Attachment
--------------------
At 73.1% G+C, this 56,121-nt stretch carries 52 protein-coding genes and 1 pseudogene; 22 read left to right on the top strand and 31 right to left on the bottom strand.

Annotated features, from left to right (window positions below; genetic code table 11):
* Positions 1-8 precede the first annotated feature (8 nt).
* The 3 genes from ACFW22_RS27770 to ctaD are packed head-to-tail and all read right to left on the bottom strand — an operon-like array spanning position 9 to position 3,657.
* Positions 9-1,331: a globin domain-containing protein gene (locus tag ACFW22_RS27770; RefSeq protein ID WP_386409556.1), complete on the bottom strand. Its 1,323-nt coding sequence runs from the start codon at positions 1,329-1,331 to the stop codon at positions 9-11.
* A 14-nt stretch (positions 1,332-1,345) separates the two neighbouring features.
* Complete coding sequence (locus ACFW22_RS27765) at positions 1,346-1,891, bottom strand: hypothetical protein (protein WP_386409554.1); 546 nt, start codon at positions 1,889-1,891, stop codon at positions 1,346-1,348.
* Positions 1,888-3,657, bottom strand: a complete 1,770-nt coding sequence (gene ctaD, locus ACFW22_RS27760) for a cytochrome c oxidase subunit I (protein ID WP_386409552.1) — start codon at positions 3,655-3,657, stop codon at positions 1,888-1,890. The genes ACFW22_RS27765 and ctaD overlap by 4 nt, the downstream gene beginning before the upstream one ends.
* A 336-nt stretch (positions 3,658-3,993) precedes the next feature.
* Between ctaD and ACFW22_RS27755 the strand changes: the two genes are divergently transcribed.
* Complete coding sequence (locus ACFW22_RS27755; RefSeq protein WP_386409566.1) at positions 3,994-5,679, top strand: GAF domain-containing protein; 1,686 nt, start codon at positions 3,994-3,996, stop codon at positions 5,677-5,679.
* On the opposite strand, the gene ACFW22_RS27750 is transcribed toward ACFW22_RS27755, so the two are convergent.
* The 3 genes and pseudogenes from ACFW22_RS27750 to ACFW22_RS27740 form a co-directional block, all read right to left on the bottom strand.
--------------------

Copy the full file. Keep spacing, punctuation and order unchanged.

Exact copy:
At 73.1% G+C, this 56,121-nt stretch carries 52 protein-coding genes and 1 pseudogene; 22 read left to right on the top strand and 31 right to left on the bottom strand.

Annotated features, from left to right (window positions below; genetic code table 11):
* Positions 1-8 precede the first annotated feature (8 nt).
* The 3 genes from ACFW22_RS27770 to ctaD are packed head-to-tail and all read right to left on the bottom strand — an operon-like array spanning position 9 to position 3,657.
* Positions 9-1,331: a globin domain-containing protein gene (locus tag ACFW22_RS27770; RefSeq protein ID WP_386409556.1), complete on the bottom strand. Its 1,323-nt coding sequence runs from the start codon at positions 1,329-1,331 to the stop codon at positions 9-11.
* A 14-nt stretch (positions 1,332-1,345) separates the two neighbouring features.
* Complete coding sequence (locus ACFW22_RS27765) at positions 1,346-1,891, bottom strand: hypothetical protein (protein WP_386409554.1); 546 nt, start codon at positions 1,889-1,891, stop codon at positions 1,346-1,348.
* Positions 1,888-3,657, bottom strand: a complete 1,770-nt coding sequence (gene ctaD, locus ACFW22_RS27760) for a cytochrome c oxidase subunit I (protein ID WP_386409552.1) — start codon at positions 3,655-3,657, stop codon at positions 1,888-1,890. The genes ACFW22_RS27765 and ctaD overlap by 4 nt, the downstream gene beginning before the upstream one ends.
* A 336-nt stretch (positions 3,658-3,993) precedes the next feature.
* Between ctaD and ACFW22_RS27755 the strand changes: the two genes are divergently transcribed.
* Complete coding sequence (locus ACFW22_RS27755; RefSeq protein WP_386409566.1) at positions 3,994-5,679, top strand: GAF domain-containing protein; 1,686 nt, start codon at positions 3,994-3,996, stop codon at positions 5,677-5,679.
* On the opposite strand, the gene ACFW22_RS27750 is transcribed toward ACFW22_RS27755, so the two are convergent.
* The 3 genes and pseudogenes from ACFW22_RS27750 to ACFW22_RS27740 form a co-directional block, all read right to left on the bottom strand.